The Dublin International Game Music Festival

The Dublin International Game Music Festival
The iDIG Music Fest - Click on the image to go to our website!

Monday, July 30, 2012


'Philadelphia here I come, right back where I started from..'Aha Mr. Friel, I followed your footsteps on my travels this past week and ended up at the Mann Center in Philly with the fabulous Pittsburgh Symphony Orchestra.

"The Mann" was the utmost in outdoor summer concert chic (it's own fashion genre don't you know) and the staff there treated us like rock stars. Toasting with champagne in the dressing room post-concert - courtesy of Catherine Cahill CEO and the Mann team - was one of those memorable pinch-worthy moments.

Most importantly however was my excitement over the orchestra whose brass section need to be heard to be believed but more about that in later posts...

During our brief time in Philadelphia, the guys on the team all had to experience a "Philly Cheese Steak" which is a type of sick poisonous torture to a celiac like me, but of course I had to tag along to vicariously experience this cultural phenomenon. Suffice it to say that I developed an instant new-found interest in vegetarianism and have never seen such an enormous vat of fluorescent cheeze whiz in my life. I stand vicariously culturally educated - without the indigestion.

I did however find an interesting name beneath my feet on Philly's music walk of fame:

Lepold Stokowski, best known for inspiring a generation of young musicians with Disney's Fantasia and wielding a big stick with a very suspect dodgy Eastern European accent.

However, you know you've made it when you get parodied by Bugs Bunny (I find this utterly hilarious which is tragically uncool):
We played to just shy of 7,000 mad cheering souls at The Mann Center but this is what it looked like earlier in the day - Another Jeron photo classic
Stage at The Mann

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Monday, July 23, 2012


Normally, one would prefer a nice quiet plane ride but there's something infectious about the innocent excitement of kids on the family adventure of a lifetime to Disney World/Universal etc. etc. Some sugar-filled die-hards already had their Mickey ears on - seat-belts: not so much; safety devices just get in the way of jumping up and down on the seats aparently - something that looked intensely exhilarating...

The only cloud on our horizon was the bad weather that hit us in Houston on our short stop-over and there was now a distinct possibility of our being late for rehearsal with The Orlando Philharmonic: not a nice feeling at all.

When we landed, Mark Fisher, principal french horn and personnel manager for the orchestra helped graciously guide our way and we arrived to a friendly and welcoming atmosphere at the rehearsal space. The SOTG team had everything up and running in record time. At this point we have our rehearsal strategy and tech down to a fine art.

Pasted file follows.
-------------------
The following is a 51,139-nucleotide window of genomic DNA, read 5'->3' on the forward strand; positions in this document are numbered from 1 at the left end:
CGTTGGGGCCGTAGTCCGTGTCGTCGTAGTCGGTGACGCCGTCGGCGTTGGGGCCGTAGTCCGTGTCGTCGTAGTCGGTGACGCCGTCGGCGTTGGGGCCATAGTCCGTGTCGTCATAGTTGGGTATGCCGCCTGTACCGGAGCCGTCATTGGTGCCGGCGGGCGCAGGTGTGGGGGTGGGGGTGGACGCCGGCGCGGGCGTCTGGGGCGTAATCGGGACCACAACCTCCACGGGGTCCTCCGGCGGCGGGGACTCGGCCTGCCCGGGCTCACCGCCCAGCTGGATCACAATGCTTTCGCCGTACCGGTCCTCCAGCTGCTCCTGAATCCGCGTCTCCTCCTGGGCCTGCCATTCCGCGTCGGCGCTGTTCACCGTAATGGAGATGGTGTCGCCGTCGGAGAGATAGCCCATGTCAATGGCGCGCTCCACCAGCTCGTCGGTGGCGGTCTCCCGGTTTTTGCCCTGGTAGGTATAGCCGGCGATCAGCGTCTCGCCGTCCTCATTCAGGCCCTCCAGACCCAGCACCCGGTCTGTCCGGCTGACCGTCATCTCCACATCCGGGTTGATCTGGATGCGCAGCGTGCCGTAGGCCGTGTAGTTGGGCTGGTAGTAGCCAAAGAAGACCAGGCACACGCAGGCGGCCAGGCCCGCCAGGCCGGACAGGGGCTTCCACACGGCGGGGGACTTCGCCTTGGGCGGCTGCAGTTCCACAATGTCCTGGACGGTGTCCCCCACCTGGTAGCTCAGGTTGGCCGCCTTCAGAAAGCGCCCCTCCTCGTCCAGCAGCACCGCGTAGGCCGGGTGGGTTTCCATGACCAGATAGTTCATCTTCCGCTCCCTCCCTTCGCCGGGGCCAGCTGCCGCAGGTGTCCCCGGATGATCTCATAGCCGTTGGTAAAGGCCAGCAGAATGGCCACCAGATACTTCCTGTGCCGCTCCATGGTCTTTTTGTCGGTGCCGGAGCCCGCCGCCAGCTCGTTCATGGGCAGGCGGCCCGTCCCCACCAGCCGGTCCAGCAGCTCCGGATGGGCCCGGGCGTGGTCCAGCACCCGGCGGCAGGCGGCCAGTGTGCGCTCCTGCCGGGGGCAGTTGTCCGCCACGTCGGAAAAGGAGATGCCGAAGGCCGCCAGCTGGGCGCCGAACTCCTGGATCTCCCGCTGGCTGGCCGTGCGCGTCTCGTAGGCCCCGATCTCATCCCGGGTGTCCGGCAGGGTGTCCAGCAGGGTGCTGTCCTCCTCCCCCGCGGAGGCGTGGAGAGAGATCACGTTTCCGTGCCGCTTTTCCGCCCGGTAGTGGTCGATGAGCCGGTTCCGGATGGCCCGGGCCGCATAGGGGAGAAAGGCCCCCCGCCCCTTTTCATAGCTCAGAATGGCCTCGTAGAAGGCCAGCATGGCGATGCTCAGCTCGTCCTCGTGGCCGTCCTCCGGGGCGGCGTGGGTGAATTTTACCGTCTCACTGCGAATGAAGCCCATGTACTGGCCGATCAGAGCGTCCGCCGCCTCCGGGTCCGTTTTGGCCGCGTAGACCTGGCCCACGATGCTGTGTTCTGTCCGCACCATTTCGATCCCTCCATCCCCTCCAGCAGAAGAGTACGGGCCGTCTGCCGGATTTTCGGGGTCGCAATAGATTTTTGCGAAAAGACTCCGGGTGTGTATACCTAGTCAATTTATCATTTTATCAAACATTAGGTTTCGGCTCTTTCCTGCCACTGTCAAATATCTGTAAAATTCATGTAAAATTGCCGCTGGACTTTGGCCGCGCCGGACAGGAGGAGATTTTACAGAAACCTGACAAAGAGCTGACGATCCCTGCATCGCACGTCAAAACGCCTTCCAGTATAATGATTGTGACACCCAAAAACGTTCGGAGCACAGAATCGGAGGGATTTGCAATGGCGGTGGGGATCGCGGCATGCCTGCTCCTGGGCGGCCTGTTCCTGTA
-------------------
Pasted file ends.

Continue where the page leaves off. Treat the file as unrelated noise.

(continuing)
The energy in a group is always very obvious to me in the first few minutes of meeting them and I could feel a good rapport amongst these musicians for each other, which they generously extended to us. This is the kind of thing that makes an enormous difference to the conductor, especially when we only have two rehearsals to get to know each other.

The next day we got to meet our chorus - Florida Opera Theater Chorus - under the proud direction of Robin Stamper; and yes, he did have a lot to be proud of, they sounded fantastic with a perfect blend, tight ensemble and great performance discipline.

The audience reception in Orlando was electric - we're now spoiled and have come to expect such an atmosphere from Zelda fans - and the Floridians did not disappoint, in fact I think they're neck and neck with Montreál for the best audience of the tour award. Then again, the Canadians actually sang to us from the auditorium...

At dress rehearsal and after the show I got to meet one of my favorite SOTG fans, Ajay Kundlas.

Ajay takes the time to wish Jeron and I well before every performance no matter what city we're performing in and is the epitome of the passionate but gentle soul that tends to populate our audiences. These are the people that make the schlepp across the continent unquestionably worthwhile. Ajay is also one of an elite group I like to call our "repeat attenders" and has seen the show a few times now. It is for fans like this that we work so hard and for whom I sweat all of my make-up off on stage - anything less would be a comfortably dry-skinned - and therefore passionless - travesty.

Thanks to principal percussionist Carl Rendek and sublime concertmaster Annabelle Gardiner (can I please say "leader" like we do in NW Europe? Concertmistress sounds so loaded and spell check underlines it in red (not underlining "concertmaster" however - hmm... methinks that may need to be remedied for its implied spelling sexism)).

Most memorable moment of our time in Orlando:

Well... there might be more than one actually...

Chad and I decided to see how close cultural clichés are to the truth in an examination of my hard-core Irish-ness as pertaining to flammable liquids. Thank you for that Chad. The answer is 100%...

Secondly there was that moment at the end of rehearsal when a member of the percussion section asked: Do you want us back in for the section we just taceted or do you want us tacet permanently? I went out on a limb with some dark Irish humor and pointed out that "Tacet Permanently" sounded like something you'd read on a musician's gravestone. Thinking that Floridians have too much sunshine for such gallows humor, I was proven gloriously wrong by the peals of laughter that came from the orchestra. Thank God: musicians are musicians no matter what their exposure to vitamin D and sunny wholesomeness.

But most memorably: I got the greatest compliment of my career - in my obtuse opinion - from one of the men of the Florida Opera Theater Chorus, who wryly announced:

'A conductor who wears an AC/DC t-shirt to rehearsal and drops Spinal Tap references... I'm not used to that!'


Thank you Orlando.